A scarce first edition example of John Thomson's 1817 map of the northeastern parts of the United States, including New York, Massachusetts, Connecticut, Vermont, New Hampshire, Maine, Pennsylvania, New Jersey, Maryland, Rhode Island, and parts of adjacent Virginia, Canada, and the Great Lakes. There appears a large inset of Niagara Falls along the top border.
Historical ContextThis map was engraved just 2 years after the end of the War of 1812 (1812 - 1815), a time when British interest in the United States was still running high. The map includes much of cartographic interest - including New York's Colonial Era Claims to southern Vermont. It also notes Maine as the 'District of Main'. At the time, it was still a dependency of Massachusetts - a situation that did not change until 1819, when the Massachusetts legislature separated it off, and 1820, when it became a state. The 'Connecticut Western Reserve' is noted in northeastern Ohio - this was a legacy territory granted to Connecticut by Royal Charter under King Charles II. Connecticut relinquished their claims to the Western Reserve to the Connecticut Land Company between 1796 and 1800. Nonetheless, the legacy of the Reserve remained and it appeared on maps well into the 1820s.
Publication History and CensusThis map was engraved by Nathaniel Rogers Hewitt for the 1817 first edition of John Thomson's New General Atlas. This map was discontinued in several subsequent editions but updated and reintroduced in the 1827 edition. Examples of this early edition are consequently quite scarce.
John Thomson (1777 - c. 1841) was a Scottish cartographer, publisher, and bookbinder active in Edinburgh during the early part of the 19th century. Thomson apprenticed under Edinburgh bookbinder Robert Alison. After his apprenticeship he briefly went into business with Abraham Thomson. Later the two parted ways, John Thomson segueing into maps and Abraham Thomson taking over the bookbinding portion of the business. Thomson is generally one of the leading publishers in the Edinburgh school of cartography which flourished from roughly 1800 to 1830. Thomson and his contemporaries (Pinkerton and Cary) redefined European cartography by abandoning typical 18th century decorative elements such as elaborate title cartouches and fantastic beasts in favor of detail and accuracy. Thomson's principle works include Thomson's New General Atlas, published from 1814 to 1821, the New Classical and Historical Atlas of 1829, and his 1830 Atlas of Scotland. The Atlas of Scotland, a work of groundbreaking detail and dedication would eventually bankrupt the Thomson firm in 1830, at which time their plates were sequestered by the court. The firm partially recovered in the subsequent year allowing Thomson to reclaim his printing plates in 1831, but filed again for bankruptcy in 1835, at which time most of his printing plates were sold to A. K. Johnston and Company. There is some suggestion that he continued to work as a bookbinder until 1841. Today, Thomson maps are becoming increasingly rare as they are highly admired for their impressive size, vivid hand coloration, and superb detail. Learn More...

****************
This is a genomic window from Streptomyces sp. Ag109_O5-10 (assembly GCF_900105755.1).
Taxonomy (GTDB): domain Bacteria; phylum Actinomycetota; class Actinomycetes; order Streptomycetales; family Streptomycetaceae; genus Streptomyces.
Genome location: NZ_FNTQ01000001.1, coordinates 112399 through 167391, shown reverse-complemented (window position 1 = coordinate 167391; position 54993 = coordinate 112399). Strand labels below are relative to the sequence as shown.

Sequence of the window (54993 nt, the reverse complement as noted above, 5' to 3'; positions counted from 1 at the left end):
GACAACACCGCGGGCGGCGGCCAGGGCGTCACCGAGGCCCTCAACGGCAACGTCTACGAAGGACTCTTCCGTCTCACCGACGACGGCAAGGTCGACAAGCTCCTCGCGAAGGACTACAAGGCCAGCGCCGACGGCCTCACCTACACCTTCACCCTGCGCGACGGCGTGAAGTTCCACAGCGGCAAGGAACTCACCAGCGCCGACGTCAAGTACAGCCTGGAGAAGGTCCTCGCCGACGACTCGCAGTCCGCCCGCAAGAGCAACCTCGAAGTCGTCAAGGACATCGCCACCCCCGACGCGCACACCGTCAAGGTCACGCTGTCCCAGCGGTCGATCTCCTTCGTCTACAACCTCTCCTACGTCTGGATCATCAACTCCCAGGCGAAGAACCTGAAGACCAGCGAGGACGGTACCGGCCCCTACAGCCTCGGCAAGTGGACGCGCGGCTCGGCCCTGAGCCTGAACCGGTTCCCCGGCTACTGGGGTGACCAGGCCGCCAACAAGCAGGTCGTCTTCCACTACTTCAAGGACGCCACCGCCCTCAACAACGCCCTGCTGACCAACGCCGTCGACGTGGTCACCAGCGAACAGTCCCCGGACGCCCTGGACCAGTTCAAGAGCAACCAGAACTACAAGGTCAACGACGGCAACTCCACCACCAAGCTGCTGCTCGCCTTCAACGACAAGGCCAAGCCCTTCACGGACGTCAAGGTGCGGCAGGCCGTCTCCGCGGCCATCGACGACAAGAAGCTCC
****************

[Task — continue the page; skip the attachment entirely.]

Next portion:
Nathaniel Rogers Hewitt (July 19, 1783 - 1841) was a British engraver active in London during the first half of the 19th century. Hewitt was born in London in 19th of July 1785. His map engraving work appears as early as 1804 although is most commonly associated with the 1812 - 1817 atlas maps of publisher John Thomson. Hewitt also worked with James Wyld, Samuel William Fores, and other map publishes of the period. In 1824 Hewitt announced plans to independently publish a series of Parish maps by subscription and a beautifully engraved map of St. Giles in the Fields followed. The map series must not have been able to attract many followers, as Hewitt declared bankruptcy shortly after in 1826. Learn More...
Thomson, J. A New General Atlas, (Edinburgh) 1817.
Thomson's New General Atlas was first published in 1817 and continued to be published until about 1821. This is the first of Thomson's major cartographic works and the atlas for which is most celebrated. The New General Atlas follows in the Edinburgh School, which eschews excessive decoration in favor of a more minimalistic fact-based cartographic vision, as established by John Pinkerton, Laurie and Whittle, John Cary, and others in the previous decades. The maps are notable for their massive scale, heavy stock, elegant color work, and easy-to-read typefaces. Although the atlas stopped being published after 1821, Thomson continued to offer 'supplementary' maps that could be tipped into the atlas as late as 1830, when he declared bankruptcy. The maps in the Thomson Atlas were engraved by Thomas Clerk, William Dassauville, Nathaniel Rogers Hewitt, James Kirkwood, Robert Kirkwood, John Menzies, George Menzies, Edward Mitchell, John Moffatt, Samuel John Neele, Robert Scott, and James Wyld.
Good. Old color oxidized. Some older centerfold reinforcement on verso.